Intellectual control over software development projects requires the existence of an integrated set of explicit models of the products to be developed, the processes used to develop them, the resources needed, and the productivity and quality aspects involved. In recent years the development of languages, methods and tools for modeling software processes, analyzing and enacting them has become a major emphasis of software engineering research. The majority of current process research concentrates on prescriptive modeling of small, completely formalizable processes and their execution entirely on computers. This research direction has produced process modeling languages suitable for machine rather than human consumption. The MVP project, launched at the University of Maryland and continued at Universität Kaiserslautern, emphasizes building descriptive models of large, real-world processes and their use by humans and computers for the purpose of understanding, analyzing, guiding and improving software development projects. The language MVP-L has been developed with these purposes in mind. In this paper, we
motivate the need for MVP-L, introduce the prototype language, and demonstrate its uses. We assume that further improvements to our language will be triggered by lessons learned from applications and experiments.

In this paper we will introduce the concept of lexicographic max-ordering solutions for multicriteria combinatorial optimization problems. Section 1 provides the basic notions of
multicriteria combinatorial optimization and the definition of lexicographic max-ordering solutions. In Section 2 we will show that lexicographic max-ordering solutions are pareto optimal as well as max-ordering optimal solutions. Furthermore lexicographic max-ordering solutions can be used to characterize the set of pareto solutions. Further properties of lexicographic max-ordering solutions are given. Section 3 will be devoted to algorithms. We give a polynomial time algorithm for the two criteria case where one criterion is a sum and one is a bottleneck objective function, provided that the one criterion sum problem is solvable in polynomial time. For bottleneck functions an algorithm for the general case of Q criteria is presented.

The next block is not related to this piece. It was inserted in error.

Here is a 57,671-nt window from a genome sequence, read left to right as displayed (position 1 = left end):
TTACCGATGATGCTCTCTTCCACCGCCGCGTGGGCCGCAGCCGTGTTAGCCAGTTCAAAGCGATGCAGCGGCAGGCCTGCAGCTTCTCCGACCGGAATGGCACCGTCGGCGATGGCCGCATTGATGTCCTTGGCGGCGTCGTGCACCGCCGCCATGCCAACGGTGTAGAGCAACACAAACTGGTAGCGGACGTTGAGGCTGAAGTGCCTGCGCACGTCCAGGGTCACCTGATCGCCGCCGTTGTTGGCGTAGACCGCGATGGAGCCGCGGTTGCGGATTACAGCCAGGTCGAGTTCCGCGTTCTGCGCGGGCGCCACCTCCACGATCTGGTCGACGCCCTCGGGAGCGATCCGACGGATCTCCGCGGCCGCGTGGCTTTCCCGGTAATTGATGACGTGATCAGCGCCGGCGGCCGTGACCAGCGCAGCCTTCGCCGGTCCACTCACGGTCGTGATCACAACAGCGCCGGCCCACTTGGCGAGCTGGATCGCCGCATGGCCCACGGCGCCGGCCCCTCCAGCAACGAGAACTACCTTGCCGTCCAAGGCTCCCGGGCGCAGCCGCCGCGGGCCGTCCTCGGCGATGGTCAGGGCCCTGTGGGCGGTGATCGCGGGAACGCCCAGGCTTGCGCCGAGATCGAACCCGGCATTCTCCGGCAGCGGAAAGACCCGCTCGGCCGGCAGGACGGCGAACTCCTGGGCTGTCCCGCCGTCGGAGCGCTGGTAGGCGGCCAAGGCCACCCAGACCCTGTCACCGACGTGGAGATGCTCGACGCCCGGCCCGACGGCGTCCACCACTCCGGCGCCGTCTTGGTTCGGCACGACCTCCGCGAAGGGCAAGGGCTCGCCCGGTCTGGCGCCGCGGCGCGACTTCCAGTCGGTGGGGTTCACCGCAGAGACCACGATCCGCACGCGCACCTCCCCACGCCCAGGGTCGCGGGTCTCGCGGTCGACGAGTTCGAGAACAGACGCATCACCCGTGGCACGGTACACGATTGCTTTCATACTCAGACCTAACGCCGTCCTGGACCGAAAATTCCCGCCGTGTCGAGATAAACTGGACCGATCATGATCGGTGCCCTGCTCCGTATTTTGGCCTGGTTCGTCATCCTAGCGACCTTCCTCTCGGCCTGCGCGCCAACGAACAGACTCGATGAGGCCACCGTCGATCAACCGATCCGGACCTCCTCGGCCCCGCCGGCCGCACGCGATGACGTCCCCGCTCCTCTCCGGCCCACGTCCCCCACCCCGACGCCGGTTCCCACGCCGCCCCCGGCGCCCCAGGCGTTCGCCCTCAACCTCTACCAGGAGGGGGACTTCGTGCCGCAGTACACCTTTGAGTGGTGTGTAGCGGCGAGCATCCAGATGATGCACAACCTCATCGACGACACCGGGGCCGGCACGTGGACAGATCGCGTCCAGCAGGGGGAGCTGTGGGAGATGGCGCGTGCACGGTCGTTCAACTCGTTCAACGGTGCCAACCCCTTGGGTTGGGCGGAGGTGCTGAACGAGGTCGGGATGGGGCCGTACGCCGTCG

In this paper, the complexity of full solution of Fredholm integral equations of the second kind with data from the Sobolev class \(W^r_2\) is studied. The exact order of information complexity is derived. The lower bound is proved using a Gelfand number technique. The upper bound is shown by providing a concrete algorithm of optimal order, based on a specific hyperbolic cross approximation of the kernel function. Numerical experiments are included, comparing the optimal algorithm with the standard Galerkin method.

In this paper an analytic hidden surface removal algorithm is presented which uses a combination
of 2D and 3D BSP trees without involving point sampling or scan conversion. Errors like aliasing
which result from sampling do not occur while using this technique. An application of this
algorithm is outlined which computes the energy locally reflected from a surface having an
arbitrary BRDF. A simplification for diffuse reflectors is described, which has been implemented
to compute analytic form factors from diffuse light sources to differential receivers as they are needed for shading and radiosity algorithms.

The \(L_2\)-discrepancy is a quantitative measure of precision for multivariate quadrature rules. It can be computed explicitly. Previously known algorithms needed \(O(m^2\)) operations, where \(m\) is the number of nodes. In this paper we present algorithms which require
\(O(m(log m)^d)\) operations.